Category Archives: prevention and fitness

2019 Women’s health update- hormones, the heart, and HPV

Multiple health issues impact women exclusively or differently than men, so new and updated information is important to share. The issues we women face vary with our age, stage of life and health status.

Let’s look at some medical news about women’s health issues, information I picked up recently from several medical journals I follow.

This is current, general medical information that helps a doctor and patient make decisions about what is right for her. Medical recommendations and practice changes as we learn new things.
If you deal with any of these issues , please discuss with your doctor before  taking any action.

I’m illustrating this post with photos of art featuring women. I’ll tell you more about the source at the end.

statue of a woman holding an infant

Human papillomavirus and cancer 

Infection with the human papillomavirus, HPV, can cause  genital warts and cervical cancer.

The percentage of young women with confirmed HPV (human papillomavirus) infection  in the United States fell significantly from 2006 to 2012. Women who had received the HPV vaccine showed the greatest decline in infection rates, compared to those who had not. Even one dose was effective, even though 2 or 3 are recommended.

A new study reported by the New England Journal of Medicine shows that women who become infected with the HPV strains 16 and 18 have a much higher risk of changes in their cervix called CIN-cervical intraepithelial neoplasia-which can be a precursor to cancer. These changes may not be picked up by a Papanicolaou (Pap) test.

Thus, protection against infection with HPV should also provide protection against cancers caused by HPV.

Human papillomavirus vaccine

Gardasil, a vaccine which targets the HPV has been available to females and males from 9 years old to 26 years old. Now the age has been extended through age 45 years for both genders.

Here is a link to detailed information about HPV vaccination from the National Cancer Institute.


Human Papillomavirus (HPV) Vaccines

statue of a pioneer woman with rifle and infant

Long-acting reversible contraception-LARC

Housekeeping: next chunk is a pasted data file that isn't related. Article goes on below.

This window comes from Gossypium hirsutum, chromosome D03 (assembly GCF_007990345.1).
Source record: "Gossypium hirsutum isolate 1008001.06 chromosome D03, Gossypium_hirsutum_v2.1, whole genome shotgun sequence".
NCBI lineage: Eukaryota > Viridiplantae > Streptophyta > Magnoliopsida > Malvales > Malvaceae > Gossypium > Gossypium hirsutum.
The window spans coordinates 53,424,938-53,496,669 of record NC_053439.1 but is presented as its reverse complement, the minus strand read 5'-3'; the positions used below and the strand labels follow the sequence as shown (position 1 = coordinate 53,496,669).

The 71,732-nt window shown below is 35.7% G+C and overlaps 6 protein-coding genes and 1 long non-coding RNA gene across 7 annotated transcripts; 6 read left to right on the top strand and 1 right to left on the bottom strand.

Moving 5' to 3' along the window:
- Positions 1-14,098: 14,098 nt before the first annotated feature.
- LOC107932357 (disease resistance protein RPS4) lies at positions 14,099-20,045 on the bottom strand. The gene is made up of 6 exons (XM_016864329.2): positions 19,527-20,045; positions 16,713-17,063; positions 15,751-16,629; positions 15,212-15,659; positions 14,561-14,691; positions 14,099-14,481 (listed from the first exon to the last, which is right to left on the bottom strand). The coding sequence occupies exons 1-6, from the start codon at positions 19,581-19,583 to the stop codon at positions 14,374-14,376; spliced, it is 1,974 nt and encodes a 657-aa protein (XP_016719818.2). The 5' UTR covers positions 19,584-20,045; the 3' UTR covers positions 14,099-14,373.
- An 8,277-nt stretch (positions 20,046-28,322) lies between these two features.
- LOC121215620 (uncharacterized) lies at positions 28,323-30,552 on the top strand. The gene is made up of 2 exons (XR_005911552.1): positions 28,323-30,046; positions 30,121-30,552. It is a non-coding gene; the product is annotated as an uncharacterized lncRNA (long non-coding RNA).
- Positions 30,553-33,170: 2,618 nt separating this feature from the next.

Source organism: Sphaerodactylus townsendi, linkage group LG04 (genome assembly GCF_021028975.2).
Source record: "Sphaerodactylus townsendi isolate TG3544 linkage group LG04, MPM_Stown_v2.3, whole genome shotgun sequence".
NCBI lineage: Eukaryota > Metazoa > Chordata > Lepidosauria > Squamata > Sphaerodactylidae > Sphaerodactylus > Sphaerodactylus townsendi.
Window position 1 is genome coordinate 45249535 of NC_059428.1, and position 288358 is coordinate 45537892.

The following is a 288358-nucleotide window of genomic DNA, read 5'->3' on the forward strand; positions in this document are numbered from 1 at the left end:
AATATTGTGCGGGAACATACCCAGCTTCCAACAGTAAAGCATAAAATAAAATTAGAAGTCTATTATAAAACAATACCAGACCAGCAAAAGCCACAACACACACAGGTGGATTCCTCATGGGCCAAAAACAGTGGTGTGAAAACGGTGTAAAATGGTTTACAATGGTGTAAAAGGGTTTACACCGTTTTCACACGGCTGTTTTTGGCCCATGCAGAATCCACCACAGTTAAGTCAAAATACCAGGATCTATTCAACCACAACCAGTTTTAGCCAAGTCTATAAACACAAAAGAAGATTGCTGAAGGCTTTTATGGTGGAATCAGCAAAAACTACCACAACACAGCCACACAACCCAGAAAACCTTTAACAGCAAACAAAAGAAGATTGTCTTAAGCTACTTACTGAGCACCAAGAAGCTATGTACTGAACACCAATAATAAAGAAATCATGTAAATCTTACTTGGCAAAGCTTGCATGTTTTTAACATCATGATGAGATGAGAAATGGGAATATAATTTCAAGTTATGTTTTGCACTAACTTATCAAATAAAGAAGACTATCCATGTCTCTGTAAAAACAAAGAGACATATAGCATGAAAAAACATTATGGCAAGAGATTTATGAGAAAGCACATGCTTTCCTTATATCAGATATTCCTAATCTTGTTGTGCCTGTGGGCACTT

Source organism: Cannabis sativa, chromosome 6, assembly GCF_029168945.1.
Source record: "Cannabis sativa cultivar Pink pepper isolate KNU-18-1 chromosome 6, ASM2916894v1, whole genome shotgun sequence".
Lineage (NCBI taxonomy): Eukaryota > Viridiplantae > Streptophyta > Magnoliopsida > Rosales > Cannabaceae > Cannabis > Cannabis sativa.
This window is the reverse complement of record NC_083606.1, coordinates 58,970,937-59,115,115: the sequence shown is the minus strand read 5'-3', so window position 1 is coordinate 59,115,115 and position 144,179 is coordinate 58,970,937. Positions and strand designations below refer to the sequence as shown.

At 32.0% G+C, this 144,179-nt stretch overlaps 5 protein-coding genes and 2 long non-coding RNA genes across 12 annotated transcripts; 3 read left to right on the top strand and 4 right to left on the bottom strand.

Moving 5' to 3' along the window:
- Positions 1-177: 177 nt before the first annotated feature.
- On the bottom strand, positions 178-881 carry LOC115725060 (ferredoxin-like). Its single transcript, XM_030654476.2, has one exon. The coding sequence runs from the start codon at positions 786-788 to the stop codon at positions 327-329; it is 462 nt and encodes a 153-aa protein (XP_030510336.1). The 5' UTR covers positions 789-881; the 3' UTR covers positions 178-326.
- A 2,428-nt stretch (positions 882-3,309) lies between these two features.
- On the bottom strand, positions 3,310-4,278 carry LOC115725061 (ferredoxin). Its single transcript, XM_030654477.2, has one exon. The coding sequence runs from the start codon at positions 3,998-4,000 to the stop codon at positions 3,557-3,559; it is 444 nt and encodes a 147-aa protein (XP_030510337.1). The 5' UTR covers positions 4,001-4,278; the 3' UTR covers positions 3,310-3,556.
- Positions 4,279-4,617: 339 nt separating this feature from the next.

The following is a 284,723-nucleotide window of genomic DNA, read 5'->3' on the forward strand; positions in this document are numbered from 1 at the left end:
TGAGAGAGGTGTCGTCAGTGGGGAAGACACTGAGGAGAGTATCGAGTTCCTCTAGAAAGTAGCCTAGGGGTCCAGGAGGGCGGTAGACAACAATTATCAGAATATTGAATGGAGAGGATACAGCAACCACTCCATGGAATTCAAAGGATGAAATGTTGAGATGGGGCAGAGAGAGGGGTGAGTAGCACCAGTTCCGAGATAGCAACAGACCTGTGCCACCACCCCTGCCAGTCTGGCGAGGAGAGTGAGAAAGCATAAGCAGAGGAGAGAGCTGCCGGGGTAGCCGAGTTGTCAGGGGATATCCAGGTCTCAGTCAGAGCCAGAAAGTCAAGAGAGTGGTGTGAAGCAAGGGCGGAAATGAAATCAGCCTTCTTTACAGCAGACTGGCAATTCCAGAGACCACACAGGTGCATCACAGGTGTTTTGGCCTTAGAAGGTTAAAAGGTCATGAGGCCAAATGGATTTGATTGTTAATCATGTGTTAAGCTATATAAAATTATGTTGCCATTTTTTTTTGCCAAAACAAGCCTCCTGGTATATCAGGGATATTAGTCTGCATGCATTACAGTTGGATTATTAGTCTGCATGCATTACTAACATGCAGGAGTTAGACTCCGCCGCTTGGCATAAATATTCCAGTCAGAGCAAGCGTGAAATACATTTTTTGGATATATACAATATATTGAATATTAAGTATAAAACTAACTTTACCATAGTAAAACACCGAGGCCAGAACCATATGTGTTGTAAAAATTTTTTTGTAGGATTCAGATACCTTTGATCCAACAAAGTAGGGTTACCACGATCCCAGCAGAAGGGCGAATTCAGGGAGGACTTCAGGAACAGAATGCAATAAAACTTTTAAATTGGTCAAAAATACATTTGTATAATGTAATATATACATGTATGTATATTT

Two forms of long-acting reversible contraception are available to women in the United States.

Nexplanon, a contraceptive implant, slowly releases the hormone progestin and does not have estrogen. It can be used in women who cannot take estrogen, such as those with uterine fibroids or endometrial cancer.

Intrauterine devices, IUDs, containing copper only are appropriate for women with past or present breast cancer, ischemic heart disease, and women at risk for blood clots.

Use of LARCs accounts for 12% of all contraceptive use. Additional benefits include controlling excessive menstrual bleeding, potentially saving women from surgery.

Here is a link to Quick Fact about intrauterine devices and other forms of contraception from the Department of Health and Human Services

Intrauterine Device

statue of woman, holding infant, standing next to a child

Hormone therapy and prevention of heart disease

A 2015 Cochrane review of 40,410 postmenopausal women examined the use of oral hormone therapy (estrogen with or without progesterone) taken for at least six months, compared with placebo (no real drug), to determine the effect on death from any cause, and deaths caused by heart disease, stroke, and blood clot in a leg or lung.

The review found no benefits for preventing heart attack (fatal or nonfatal), or death due to any cause.

In women who took hormones they found

 
1 in 165 women had a stroke
1 in 118 women had a blood clot in the leg or lung
1 in 242 women had a blood clot in the lung

The women in this study were all older than 60 years old, so it is possible there might be benefit in younger women.

statue of woman with arm raised and holding an infant

Vaginal estrogen and heart health

While estrogen replacement after menopause is effective at controlling the undesirable effects of night sweats, hot flashes, and vaginal dryness, it potentially increases the risk of developing cardiovascular disease-heart attacks and stroke, and some cancers-breast and uterine.

However, results of the Nurses Health Study over 18 years shows no increase in incidence of these complications in women who used vaginal estrogen, suggesting this is a safe option for women who elect to use estrogen. (from the journal Menopause)

The photos- a tribute to women

I took these photos during a recent visit to Woolaroc ,a museum and wildlife preserve located in the Osage Hills of Northeastern Oklahoma. Woolaroc was established in 1925 as the ranch retreat of oilman Frank Phillips.